While warmer-than-normal temperatures will dominate the Northeast for the next two months, the region could experience much colder weather in December, according to forecaster WSI Corp. of Andover, MA. The company said a recurrence of La Nina conditions — cooling ocean surface temperatures off the western coast of South America — could lead to “a very cold winter” for much of the country.

“The relatively cold subsurface ocean temperatures in the tropical Pacific, along with recent trends in tropical Pacific surface ocean temperatures, now suggest that a return to at least weak La Nina conditions is likely later this fall,” said WSI seasonal forecaster Todd Crawford. “The current climate signals suggest a warm October/November across the Northeast quarter of the U.S., followed by a sharply colder December. Assuming that the La Nina event does emerge, there are many similarities to the year 2000, which was a very cold winter over much of the U.S. At the current time, we feel that the most significant cold weather will occur in the north-central U.S. this winter, although the Northeast will likely be cold for at least the first half of winter as well.”

In its Energycast Outlook for October WSI forecast warmer-than-normal temperatures in the Northeast, North Central and Southwest (except California) regions, with cooler than normal air over the Southeast, South Central and Northwest areas.

Energy Security Analysis Inc. (ESAI) said injections to gas storage in October are likely to be above normal as warmer temperatures in the key heating regions of the Northeast and Upper Midwest delay the need for heating. Planned generator maintenance programs will have a greater influence on power prices than any fluctuations in load, due to shoulder season temperature variations, according to ESAI.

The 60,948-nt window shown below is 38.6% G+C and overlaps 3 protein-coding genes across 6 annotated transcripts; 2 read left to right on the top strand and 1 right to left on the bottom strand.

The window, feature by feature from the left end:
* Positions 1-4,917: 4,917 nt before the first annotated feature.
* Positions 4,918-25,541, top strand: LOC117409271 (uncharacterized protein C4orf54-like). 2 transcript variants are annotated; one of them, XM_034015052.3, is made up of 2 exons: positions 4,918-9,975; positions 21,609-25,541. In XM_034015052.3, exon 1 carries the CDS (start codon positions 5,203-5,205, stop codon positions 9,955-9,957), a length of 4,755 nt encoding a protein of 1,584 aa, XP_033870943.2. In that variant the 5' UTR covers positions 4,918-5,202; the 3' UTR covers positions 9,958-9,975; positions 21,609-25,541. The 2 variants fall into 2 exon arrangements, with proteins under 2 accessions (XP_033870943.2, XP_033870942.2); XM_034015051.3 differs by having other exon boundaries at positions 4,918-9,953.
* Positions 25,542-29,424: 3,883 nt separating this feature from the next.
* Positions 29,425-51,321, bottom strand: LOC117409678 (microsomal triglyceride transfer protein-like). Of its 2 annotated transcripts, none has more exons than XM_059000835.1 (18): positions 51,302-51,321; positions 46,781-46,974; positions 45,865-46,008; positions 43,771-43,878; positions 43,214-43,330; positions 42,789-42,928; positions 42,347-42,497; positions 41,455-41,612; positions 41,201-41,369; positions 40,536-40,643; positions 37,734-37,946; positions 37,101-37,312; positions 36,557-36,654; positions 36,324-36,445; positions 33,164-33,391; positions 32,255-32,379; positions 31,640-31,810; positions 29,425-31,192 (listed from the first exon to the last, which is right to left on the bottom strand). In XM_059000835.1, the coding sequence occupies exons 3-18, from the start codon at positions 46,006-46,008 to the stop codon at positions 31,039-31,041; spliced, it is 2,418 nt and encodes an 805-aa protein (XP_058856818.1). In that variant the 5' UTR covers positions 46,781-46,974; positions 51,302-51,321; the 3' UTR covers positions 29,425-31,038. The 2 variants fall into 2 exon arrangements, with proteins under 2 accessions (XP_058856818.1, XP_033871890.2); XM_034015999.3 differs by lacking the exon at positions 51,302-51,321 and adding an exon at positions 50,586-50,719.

Warmer-than-normal temperatures will remain in place over the same regions in November and also move into the South Central region, WSI said. Early season heating demand for natural gas should be slightly below average in November due to warmer temperature expectations across the northern tier of the country, according to ESAI. Power prices in most regions will tend to be related to generator planned maintenance programs through late November, although early season cold later in the month — prior to the completion of maintenance — could be bullish for power prices.

By December colder-than-normal temperatures will move into the Northeast, North Central and Southwest regions and remain in place in the Northwest; warmer-than-normal air will dominate in the Southeast and South Central U.S., according to WSI. The cooling trend in the key heating regions across the country’s northern tier is likely to be bullish for natural gas demand and prices, ESAI said.

The WSI seasonal outlooks reference a standard 30-year norm (1971-2000). The next forecast, for November-January, is scheduled to be issued Oct. 14.

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